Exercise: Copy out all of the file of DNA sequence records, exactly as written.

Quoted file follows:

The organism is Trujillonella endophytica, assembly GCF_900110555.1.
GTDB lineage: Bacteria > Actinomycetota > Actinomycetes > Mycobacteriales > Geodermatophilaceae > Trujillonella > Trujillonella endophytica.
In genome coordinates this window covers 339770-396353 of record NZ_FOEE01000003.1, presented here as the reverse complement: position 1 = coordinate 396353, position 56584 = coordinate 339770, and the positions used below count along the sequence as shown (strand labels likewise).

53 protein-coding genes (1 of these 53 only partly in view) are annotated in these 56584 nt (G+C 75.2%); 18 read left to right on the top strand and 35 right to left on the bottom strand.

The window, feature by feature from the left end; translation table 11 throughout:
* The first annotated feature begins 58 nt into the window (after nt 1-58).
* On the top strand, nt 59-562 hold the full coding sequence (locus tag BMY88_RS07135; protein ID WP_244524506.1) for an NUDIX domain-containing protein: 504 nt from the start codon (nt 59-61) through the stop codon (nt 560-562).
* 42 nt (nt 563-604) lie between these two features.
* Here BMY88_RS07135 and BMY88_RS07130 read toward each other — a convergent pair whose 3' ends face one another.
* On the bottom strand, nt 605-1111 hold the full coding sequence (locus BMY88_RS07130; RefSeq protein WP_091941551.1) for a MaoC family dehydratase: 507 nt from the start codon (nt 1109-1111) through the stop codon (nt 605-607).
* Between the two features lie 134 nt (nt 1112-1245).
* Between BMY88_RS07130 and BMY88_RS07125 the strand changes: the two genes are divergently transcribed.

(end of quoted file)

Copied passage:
The organism is Trujillonella endophytica, assembly GCF_900110555.1.
GTDB lineage: Bacteria > Actinomycetota > Actinomycetes > Mycobacteriales > Geodermatophilaceae > Trujillonella > Trujillonella endophytica.
In genome coordinates this window covers 339770-396353 of record NZ_FOEE01000003.1, presented here as the reverse complement: position 1 = coordinate 396353, position 56584 = coordinate 339770, and the positions used below count along the sequence as shown (strand labels likewise).

53 protein-coding genes (1 of these 53 only partly in view) are annotated in these 56584 nt (G+C 75.2%); 18 read left to right on the top strand and 35 right to left on the bottom strand.

The window, feature by feature from the left end; translation table 11 throughout:
* The first annotated feature begins 58 nt into the window (after nt 1-58).
* On the top strand, nt 59-562 hold the full coding sequence (locus tag BMY88_RS07135; protein ID WP_244524506.1) for an NUDIX domain-containing protein: 504 nt from the start codon (nt 59-61) through the stop codon (nt 560-562).
* 42 nt (nt 563-604) lie between these two features.
* Here BMY88_RS07135 and BMY88_RS07130 read toward each other — a convergent pair whose 3' ends face one another.
* On the bottom strand, nt 605-1111 hold the full coding sequence (locus BMY88_RS07130; RefSeq protein WP_091941551.1) for a MaoC family dehydratase: 507 nt from the start codon (nt 1109-1111) through the stop codon (nt 605-607).
* Between the two features lie 134 nt (nt 1112-1245).
* Between BMY88_RS07130 and BMY88_RS07125 the strand changes: the two genes are divergently transcribed.